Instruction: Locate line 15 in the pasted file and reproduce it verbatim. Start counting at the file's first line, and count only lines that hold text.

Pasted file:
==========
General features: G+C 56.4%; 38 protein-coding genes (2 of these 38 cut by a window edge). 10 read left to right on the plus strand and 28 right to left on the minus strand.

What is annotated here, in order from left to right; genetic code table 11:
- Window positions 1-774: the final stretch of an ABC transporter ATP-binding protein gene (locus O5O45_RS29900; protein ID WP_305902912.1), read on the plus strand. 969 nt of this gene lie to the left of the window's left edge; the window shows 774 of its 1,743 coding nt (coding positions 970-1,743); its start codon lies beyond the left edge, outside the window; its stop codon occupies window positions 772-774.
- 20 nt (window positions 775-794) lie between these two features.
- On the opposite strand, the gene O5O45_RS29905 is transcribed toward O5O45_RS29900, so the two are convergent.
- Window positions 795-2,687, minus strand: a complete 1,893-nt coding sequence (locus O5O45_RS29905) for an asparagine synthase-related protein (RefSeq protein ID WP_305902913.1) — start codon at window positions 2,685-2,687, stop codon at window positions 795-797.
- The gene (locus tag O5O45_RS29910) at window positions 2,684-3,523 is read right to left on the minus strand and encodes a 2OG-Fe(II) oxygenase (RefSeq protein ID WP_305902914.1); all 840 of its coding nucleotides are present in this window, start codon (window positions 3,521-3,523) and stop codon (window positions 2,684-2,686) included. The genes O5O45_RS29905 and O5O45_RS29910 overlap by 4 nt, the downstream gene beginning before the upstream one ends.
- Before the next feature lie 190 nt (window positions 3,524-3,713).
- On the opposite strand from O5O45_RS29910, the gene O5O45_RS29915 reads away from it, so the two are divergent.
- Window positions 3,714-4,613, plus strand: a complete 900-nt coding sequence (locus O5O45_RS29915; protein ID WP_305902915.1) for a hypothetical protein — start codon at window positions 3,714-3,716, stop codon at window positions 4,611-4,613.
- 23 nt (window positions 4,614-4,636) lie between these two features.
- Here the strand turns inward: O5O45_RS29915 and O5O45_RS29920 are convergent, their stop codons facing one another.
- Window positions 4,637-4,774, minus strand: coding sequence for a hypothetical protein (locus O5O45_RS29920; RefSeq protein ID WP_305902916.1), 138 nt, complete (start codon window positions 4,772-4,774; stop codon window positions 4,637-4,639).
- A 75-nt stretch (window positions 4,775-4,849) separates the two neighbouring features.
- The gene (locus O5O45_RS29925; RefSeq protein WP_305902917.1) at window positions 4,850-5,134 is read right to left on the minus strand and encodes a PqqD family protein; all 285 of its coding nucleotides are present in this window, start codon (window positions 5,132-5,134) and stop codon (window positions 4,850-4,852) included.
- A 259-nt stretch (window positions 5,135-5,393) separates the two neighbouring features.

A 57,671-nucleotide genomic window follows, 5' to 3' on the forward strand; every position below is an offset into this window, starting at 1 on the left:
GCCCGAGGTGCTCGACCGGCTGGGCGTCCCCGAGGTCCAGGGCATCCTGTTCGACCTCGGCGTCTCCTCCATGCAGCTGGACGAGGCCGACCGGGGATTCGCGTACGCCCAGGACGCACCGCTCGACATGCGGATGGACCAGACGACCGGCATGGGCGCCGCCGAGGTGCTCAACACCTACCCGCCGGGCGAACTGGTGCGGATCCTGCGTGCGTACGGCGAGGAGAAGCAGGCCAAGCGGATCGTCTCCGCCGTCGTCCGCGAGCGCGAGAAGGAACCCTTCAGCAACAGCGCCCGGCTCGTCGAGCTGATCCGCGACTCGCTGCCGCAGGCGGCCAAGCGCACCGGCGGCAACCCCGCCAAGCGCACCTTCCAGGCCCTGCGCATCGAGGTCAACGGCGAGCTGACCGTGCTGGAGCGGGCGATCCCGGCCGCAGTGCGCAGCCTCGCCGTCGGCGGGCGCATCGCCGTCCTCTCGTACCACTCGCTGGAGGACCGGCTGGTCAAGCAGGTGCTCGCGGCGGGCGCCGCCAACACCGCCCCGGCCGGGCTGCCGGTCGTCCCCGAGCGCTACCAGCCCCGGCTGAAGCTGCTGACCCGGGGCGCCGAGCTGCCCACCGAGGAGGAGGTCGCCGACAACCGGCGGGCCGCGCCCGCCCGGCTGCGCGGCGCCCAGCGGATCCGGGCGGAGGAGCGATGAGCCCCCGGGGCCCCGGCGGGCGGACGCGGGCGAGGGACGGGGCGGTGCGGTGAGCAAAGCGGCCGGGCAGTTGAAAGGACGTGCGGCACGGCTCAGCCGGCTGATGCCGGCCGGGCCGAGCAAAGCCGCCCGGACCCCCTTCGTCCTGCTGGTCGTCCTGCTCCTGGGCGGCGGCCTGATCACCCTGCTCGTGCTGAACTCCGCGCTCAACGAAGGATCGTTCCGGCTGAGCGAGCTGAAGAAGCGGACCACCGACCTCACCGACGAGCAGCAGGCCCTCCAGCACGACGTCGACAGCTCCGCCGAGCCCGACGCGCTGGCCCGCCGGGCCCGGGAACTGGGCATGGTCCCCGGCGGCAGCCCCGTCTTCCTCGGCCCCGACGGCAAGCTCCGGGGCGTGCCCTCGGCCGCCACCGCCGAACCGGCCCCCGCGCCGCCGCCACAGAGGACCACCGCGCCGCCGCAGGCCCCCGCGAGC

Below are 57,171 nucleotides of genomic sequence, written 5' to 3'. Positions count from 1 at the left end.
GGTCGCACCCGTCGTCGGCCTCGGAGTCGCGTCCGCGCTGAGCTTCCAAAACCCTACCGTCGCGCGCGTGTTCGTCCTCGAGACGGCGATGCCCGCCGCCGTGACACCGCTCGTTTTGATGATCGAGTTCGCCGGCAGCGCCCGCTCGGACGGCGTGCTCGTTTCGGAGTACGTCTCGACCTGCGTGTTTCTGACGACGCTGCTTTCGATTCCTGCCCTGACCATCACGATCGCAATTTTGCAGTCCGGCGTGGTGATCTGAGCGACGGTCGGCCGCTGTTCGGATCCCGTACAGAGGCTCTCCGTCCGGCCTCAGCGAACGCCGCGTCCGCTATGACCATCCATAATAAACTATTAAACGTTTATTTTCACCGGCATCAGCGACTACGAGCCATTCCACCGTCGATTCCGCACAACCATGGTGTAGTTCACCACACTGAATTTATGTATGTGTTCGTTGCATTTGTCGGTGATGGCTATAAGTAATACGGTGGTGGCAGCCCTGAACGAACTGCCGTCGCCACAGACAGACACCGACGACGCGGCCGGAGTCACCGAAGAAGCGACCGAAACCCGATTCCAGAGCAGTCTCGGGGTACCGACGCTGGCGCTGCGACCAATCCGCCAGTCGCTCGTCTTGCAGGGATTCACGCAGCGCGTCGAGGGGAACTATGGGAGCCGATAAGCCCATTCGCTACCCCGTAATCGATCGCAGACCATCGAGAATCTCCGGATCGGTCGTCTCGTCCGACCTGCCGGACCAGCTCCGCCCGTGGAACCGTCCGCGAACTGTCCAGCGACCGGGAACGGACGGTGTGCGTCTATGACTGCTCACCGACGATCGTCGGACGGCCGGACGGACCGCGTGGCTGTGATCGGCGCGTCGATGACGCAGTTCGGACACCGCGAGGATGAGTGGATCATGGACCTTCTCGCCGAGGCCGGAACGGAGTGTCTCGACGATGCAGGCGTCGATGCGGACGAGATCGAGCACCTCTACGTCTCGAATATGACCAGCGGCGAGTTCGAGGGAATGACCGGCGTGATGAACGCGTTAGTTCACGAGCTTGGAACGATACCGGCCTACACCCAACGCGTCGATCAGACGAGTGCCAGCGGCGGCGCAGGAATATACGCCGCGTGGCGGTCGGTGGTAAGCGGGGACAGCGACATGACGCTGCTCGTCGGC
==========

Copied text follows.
- The gene (locus O5O45_RS29925; RefSeq protein WP_305902917.1) at window positions 4,850-5,134 is read right to left on the minus strand and encodes a PqqD family protein; all 285 of its coding nucleotides are present in this window, start codon (window positions 5,132-5,134) and stop codon (window positions 4,850-4,852) included.